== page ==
Figure 24-29 FRANCISCO DE ZURBARÁN, Saint Serapion, 1628. Oil on canvas, 3 ’ 11 1/2” x 3’ 4 3/4”. Wadsworth Atheneum, Hartford (The Ella Gallup Sumner and Mary Catlin Sumner Collection Fund). Sometimes they were not so gory or graphic; this is meditative -For a chapel of the Mercedarian order. -This saint had been in crusade of 1196 and was martyred for preaching gospel to Muslims (tied to tree, tortured, decapitatied) Self-sacrifice -Dark background and close-up view w/ pathetic phase emphasized drama of image -inscription says who saint is. -Devotional image INTENDED TO BE USED FOR PRAYER
Figure 24-30 DIEGO VELÁZQUEZ, Water Carrier of Seville, ca. 1619. Oil on canvas, 3 ’ 5 1/2” x 2’ 7 1/2”. Wellington Museum, London. Velazquez (a Sevillian) had a huge impact on generations of artists to come, not just in Spain but also later artists like Manet, one of the early inspirations for Impressionists in France\\ -V did travel 2x to Italy, and was influenced by the Seville of his birth, but spend most of life in Royal court in Madrid -Velazquez illustrated the humble peasant as well as the aristocrat -This GENRE SCENE Gives a glimpse into Spanish society of the 17th Century -Here we get A momentary view into daily activities of humble people- the ragged water carrier and his customers, simple people in need of refreshment. Torn clothing -The jug at right a recognizable 17c style, as is the one in the center- --The controlled, even, earth-toned palette creates a statement about the humble people who lived outside the royal court -skill: droplets of water, -Darks and lights- influence of Caravaggio ’s works, , w hihc he had seen in Ital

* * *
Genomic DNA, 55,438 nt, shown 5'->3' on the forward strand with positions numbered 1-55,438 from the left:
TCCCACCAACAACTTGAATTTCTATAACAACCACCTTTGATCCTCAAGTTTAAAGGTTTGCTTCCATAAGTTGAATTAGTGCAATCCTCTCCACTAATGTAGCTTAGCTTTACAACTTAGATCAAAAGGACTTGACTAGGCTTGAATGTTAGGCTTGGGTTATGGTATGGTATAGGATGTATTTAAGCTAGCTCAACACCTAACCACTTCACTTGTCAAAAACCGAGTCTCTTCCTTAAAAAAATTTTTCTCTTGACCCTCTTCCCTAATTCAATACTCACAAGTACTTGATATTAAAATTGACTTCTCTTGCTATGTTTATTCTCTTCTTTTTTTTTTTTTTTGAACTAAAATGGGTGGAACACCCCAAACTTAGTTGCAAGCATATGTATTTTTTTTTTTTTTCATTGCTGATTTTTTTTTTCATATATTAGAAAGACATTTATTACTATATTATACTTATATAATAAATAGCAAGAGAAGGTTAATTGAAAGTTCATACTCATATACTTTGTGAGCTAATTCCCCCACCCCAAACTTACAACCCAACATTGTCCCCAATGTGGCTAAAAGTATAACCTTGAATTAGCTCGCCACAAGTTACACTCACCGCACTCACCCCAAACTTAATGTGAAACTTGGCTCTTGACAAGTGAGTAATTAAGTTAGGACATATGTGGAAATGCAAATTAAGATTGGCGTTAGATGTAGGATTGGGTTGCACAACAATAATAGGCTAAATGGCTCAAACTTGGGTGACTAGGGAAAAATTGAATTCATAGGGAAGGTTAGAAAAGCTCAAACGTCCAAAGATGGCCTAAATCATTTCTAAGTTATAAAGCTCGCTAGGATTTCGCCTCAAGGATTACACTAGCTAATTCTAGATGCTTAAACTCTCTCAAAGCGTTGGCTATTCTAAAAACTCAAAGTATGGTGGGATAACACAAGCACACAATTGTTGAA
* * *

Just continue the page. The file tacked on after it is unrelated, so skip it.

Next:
Vel ázquez, Juan de Pareja His mulatto assisstant
Figure 24-32 DIEGO VELÁZQUEZ, King Philip IV of Spain (Fraga Philip), 1644. Oil on canvas, 4 ’ 3 1/8” x 3’ 3 1/8”. The Frick Collection, New York. [town of fraga, Aragon is where it was painted] -This is a more typical Royal portrait, formal and simple - In Spain the king often was not shown with many objects or in a setting because the focus was on the king himself, and the portrait was often a stand-in for the king and for royal authority in far-away realms. (The King ’s living Image) -here dressed as miliatry leader but only sword and baton of command -tour de force of fabric, silver embroidery, and no one did blacks like V